A failure to secure approval for reform could weaken the credibility of the secretary-general, given the strong mandate for change he was elected on. But agreement on reforms that deepen dysfunction will weaken the credibility and effectiveness of the UN. Given the stakes involved, the secretary-general will need to follow the deliberations taking place in the basement of the Secretariat more closely than usual. Should he find that any emerging agreement among Fifth Committee delegates deviates so far from his vision on either peace and security or management reform that it would do a disservice to the UN, he should brief delegates on the likely consequences of their decision. If they prove unable to negotiate a more constructive deal, or unwilling to defer and give the secretary-general time to strengthen his case, he should consider withdrawing his proposals.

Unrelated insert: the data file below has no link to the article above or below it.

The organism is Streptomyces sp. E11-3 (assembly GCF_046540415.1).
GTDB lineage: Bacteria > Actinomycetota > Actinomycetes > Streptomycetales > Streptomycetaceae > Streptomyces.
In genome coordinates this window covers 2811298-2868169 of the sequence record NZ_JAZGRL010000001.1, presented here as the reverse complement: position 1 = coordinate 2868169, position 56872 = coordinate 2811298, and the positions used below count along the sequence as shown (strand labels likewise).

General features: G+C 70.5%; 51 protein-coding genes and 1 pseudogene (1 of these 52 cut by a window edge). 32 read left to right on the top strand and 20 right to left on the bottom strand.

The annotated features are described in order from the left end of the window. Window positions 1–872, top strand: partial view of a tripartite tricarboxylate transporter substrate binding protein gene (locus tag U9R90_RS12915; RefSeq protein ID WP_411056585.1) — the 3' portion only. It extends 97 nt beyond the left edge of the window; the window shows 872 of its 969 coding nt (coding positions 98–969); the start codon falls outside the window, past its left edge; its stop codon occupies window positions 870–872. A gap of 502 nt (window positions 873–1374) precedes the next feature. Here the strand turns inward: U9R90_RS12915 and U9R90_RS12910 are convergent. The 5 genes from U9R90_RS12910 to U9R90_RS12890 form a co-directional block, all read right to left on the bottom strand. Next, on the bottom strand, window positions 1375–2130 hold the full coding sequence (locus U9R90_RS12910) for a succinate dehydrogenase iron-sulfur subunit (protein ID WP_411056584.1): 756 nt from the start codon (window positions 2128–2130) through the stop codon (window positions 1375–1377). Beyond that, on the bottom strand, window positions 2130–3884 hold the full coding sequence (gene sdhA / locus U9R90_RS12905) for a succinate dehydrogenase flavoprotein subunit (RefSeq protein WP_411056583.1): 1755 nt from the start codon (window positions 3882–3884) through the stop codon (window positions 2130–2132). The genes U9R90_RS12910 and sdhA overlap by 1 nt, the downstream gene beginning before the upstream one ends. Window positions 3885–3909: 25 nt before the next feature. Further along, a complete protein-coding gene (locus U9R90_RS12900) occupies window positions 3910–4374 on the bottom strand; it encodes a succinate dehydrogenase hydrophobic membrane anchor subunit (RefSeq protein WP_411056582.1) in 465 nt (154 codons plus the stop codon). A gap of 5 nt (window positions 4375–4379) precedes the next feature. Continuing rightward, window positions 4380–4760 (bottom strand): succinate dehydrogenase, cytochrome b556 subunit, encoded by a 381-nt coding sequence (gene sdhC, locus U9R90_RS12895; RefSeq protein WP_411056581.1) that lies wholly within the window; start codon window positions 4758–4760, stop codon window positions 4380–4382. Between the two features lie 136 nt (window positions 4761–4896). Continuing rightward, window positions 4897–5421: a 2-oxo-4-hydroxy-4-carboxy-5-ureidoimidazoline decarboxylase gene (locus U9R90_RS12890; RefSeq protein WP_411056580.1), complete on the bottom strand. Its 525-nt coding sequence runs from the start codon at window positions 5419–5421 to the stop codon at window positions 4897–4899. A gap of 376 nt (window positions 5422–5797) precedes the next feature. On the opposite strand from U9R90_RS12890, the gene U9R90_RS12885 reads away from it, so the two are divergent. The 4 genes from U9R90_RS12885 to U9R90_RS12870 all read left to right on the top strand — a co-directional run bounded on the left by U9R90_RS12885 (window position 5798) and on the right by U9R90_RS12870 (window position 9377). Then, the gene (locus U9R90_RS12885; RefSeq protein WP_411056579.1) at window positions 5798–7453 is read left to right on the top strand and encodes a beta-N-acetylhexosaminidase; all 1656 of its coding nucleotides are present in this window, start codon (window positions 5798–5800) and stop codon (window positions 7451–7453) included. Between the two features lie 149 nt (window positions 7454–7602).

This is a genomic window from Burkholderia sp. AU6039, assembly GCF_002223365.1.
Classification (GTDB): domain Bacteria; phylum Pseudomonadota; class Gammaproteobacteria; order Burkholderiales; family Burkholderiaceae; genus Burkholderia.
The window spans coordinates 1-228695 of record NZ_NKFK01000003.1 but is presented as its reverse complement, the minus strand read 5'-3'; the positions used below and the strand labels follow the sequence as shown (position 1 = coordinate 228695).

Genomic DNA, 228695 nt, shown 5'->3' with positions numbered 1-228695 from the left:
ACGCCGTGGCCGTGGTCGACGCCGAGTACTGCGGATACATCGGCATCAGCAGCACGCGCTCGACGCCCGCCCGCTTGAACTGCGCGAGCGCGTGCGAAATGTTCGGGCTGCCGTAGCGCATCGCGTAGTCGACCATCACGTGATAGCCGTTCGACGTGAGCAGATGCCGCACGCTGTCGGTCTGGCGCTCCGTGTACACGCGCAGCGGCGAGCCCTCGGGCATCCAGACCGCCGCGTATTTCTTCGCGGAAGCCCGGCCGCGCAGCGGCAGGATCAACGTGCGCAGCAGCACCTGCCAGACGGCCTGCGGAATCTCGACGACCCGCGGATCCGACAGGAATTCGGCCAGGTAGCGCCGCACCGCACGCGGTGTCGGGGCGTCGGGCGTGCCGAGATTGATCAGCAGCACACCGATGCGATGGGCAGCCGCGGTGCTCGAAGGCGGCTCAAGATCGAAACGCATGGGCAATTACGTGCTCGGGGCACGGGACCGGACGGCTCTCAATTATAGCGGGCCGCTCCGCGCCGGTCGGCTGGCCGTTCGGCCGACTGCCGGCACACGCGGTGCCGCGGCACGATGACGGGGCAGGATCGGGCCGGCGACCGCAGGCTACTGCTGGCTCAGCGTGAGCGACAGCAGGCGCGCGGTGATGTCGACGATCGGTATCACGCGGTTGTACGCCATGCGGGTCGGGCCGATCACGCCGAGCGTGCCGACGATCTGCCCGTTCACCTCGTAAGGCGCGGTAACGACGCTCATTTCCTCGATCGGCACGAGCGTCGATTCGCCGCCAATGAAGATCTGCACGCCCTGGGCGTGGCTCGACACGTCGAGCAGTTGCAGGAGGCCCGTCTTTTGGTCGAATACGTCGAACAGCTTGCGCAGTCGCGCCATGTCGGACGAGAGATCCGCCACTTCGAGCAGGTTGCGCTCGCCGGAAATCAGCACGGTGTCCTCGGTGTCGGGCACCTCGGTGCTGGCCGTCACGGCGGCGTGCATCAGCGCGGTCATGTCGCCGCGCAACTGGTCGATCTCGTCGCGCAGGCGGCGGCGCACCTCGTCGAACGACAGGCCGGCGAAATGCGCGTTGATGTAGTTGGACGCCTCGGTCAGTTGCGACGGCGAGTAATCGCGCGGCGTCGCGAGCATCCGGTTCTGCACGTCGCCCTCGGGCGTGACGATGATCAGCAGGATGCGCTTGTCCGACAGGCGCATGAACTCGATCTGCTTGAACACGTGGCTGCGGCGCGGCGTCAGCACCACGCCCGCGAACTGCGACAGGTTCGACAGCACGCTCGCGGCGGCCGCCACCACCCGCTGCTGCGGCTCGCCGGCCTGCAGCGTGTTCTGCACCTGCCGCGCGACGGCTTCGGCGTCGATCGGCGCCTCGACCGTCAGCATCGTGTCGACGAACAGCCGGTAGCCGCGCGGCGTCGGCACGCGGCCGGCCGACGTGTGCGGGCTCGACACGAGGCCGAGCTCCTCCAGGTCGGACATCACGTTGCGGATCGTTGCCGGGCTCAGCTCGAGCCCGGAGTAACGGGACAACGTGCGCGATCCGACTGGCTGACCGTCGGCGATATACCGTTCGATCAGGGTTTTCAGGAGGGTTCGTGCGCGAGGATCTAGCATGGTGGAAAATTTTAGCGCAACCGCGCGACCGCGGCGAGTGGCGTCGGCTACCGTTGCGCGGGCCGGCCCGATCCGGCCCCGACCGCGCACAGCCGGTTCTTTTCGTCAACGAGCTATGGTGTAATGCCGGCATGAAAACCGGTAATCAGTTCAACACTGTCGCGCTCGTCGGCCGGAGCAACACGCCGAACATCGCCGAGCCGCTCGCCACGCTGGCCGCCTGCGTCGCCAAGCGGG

Jake Sherman is the Director of the Brian Urquhart Center for Peace Operations at the International Peace Institute.